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Celebrating World Lion Day

by Lara Behrens
10th August 2018 Staff Recommended
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Lions are one of the most sought-after safari sightings. The thrill of seeing them in the wild is indescribable, I imagine this is because it triggers such a primal reaction in each of us! There is no feeling in the world quite like it.

Today is World Lion Day, the perfect time to raise the issue of the plight faced by this magnificent species of animal.

The lion plays a significant role biologically, culturally, symbolically, economically and more. It is hoped that the recognition of the species’ worldwide importance will result in more active conservation worldwide also.

The number of lions in the wild is steadily decreasing. In just 50 years the African lion population has decreased by 50%, down from 250,000 to now just 25,000 to 30,000 individuals. A truly devastating statistic! One of the main causes is habitat loss. Lions are being forced into closer quarters with humans and this, coupled with a decrease in their natural prey, causes lions to attack livestock. In turn farmers may often retaliate and kill lions.

So, what can we do to help?

There are of course numerous ways in which we can support the conservation efforts in Africa but one of the most effective, personal (and definitely more fun) ways is to support the eco-tourism industry.

Travel to Africa!

Eco-tourism creates revenue for:

  • Local economies
  • Local jobs in local communities
  • Anti poaching
  • Safeguarding lion's habitat
  • Providing veterinary assistance for the wildlife

All of this means that slowly we move towards a world where humans and lions can live in harmony!

We have very carefully handpicked four itineraries that are dedicated to conservation so that you can have a unique travel experience, safe in the knowledge that your trip is supporting crucial conservation programs.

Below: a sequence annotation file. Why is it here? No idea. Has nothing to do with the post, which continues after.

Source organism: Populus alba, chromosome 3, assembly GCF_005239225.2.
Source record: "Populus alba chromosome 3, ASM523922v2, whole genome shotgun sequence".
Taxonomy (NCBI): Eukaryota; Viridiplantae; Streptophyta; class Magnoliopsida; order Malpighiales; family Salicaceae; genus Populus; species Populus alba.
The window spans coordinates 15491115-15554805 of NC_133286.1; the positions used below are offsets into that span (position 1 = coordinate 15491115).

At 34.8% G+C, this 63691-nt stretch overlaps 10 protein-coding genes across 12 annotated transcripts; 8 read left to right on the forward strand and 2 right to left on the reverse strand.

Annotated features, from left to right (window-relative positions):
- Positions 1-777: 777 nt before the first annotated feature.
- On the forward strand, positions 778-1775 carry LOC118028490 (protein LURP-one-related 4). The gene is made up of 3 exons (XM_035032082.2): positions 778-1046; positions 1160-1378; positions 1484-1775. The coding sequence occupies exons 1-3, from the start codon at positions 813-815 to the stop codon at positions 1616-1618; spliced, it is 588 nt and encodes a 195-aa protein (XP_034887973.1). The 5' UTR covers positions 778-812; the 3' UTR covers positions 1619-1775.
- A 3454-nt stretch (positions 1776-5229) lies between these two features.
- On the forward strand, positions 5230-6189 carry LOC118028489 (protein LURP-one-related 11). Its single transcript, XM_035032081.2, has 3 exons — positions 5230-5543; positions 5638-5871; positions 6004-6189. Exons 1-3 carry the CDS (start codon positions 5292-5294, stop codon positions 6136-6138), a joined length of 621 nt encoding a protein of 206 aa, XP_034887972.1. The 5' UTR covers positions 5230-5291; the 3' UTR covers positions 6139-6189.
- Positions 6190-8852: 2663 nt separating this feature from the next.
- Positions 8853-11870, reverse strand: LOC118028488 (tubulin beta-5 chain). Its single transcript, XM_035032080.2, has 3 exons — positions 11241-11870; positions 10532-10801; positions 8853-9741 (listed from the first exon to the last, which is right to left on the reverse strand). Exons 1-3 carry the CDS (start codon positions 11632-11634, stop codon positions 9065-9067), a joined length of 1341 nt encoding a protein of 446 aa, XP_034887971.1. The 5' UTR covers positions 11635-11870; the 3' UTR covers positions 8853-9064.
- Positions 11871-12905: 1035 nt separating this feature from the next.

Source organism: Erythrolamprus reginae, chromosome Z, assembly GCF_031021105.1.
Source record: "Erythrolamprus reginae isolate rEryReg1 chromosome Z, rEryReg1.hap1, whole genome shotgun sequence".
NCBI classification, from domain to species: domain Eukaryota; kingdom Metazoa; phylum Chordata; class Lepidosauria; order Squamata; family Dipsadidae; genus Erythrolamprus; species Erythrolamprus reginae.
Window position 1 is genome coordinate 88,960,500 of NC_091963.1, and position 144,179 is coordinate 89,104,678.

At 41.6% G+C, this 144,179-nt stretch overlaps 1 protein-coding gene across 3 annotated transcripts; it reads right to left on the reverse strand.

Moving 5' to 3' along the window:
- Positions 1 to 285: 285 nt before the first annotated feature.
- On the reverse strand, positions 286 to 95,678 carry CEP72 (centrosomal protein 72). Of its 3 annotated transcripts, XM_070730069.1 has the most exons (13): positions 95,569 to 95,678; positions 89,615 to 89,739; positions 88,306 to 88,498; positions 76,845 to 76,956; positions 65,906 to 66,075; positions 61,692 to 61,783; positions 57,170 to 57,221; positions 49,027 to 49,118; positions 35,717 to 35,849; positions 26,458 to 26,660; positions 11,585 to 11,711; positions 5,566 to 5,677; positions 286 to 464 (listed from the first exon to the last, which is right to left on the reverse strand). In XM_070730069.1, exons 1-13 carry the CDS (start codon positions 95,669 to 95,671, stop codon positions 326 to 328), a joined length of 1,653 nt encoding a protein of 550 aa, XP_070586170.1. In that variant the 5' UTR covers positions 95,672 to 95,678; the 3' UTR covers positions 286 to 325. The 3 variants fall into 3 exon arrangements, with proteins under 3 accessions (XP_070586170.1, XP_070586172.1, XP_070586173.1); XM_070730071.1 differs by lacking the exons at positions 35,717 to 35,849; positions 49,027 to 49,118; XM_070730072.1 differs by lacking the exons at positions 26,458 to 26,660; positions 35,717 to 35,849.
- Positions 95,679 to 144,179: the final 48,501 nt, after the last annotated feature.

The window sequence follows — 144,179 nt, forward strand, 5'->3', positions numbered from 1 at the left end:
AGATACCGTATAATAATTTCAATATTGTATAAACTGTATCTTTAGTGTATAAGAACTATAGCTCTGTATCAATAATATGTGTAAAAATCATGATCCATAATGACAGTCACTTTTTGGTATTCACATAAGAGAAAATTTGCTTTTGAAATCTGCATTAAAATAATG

Track Lions in South Africa

Sabi Sabi Private Game Reserve, South Africa
Sabi Sabi Private Game Reserve, South Africa

This moment was captured by photographer and ranger, Terry Ennever - in Sabi Sabi Private Game Reserve, in South Africa. Here, drives in an open safari vehicle are conducted in the early morning and late afternoon every day in search of wildlife.

Experienced and knowledgeable rangers are paired with local trackers (seen sitting on the front of the vehicle here), and together they ensure a first-class safari experience. Trackers sit up at the front of the vehicle looking for fresh animal tracks, while rangers navigate into ravines and through thickets in pursuit of fantastic game sightings.

These kinds of close encounters are guaranteed, and the animals are not threatened by your presence thanks to the sound conservation management policies on the reserve.

Expect one-of-a-kind photographic opportunities of these wonderful creatures in Sabi Sabi.

Learn from the Lion Experts in Kenya

Masai Mara, Kenya
Masai Mara, Kenya

On our own Endangered Species safari, in Kenya you will have the rare opportunity to speak to the experts first hand - those at the forefront of conservation in Kenya. This unique flying safari takes you to the unique corners of Kenya to capture the sights of endangered wild African animals whose existence is not only threatened but in many cases endangered according to the venerable IUCN Red List of threatened species – www.iucnredlist.org - Lion and Cheetah in the world famous Masai Mara, African Elephant in Samburu, Wild Dog (also known as painted Dogs), Grevy’s Zebra, Crowned Cranes, the Black Rhino and the critically endangered Northern White Rhino in Laikipia.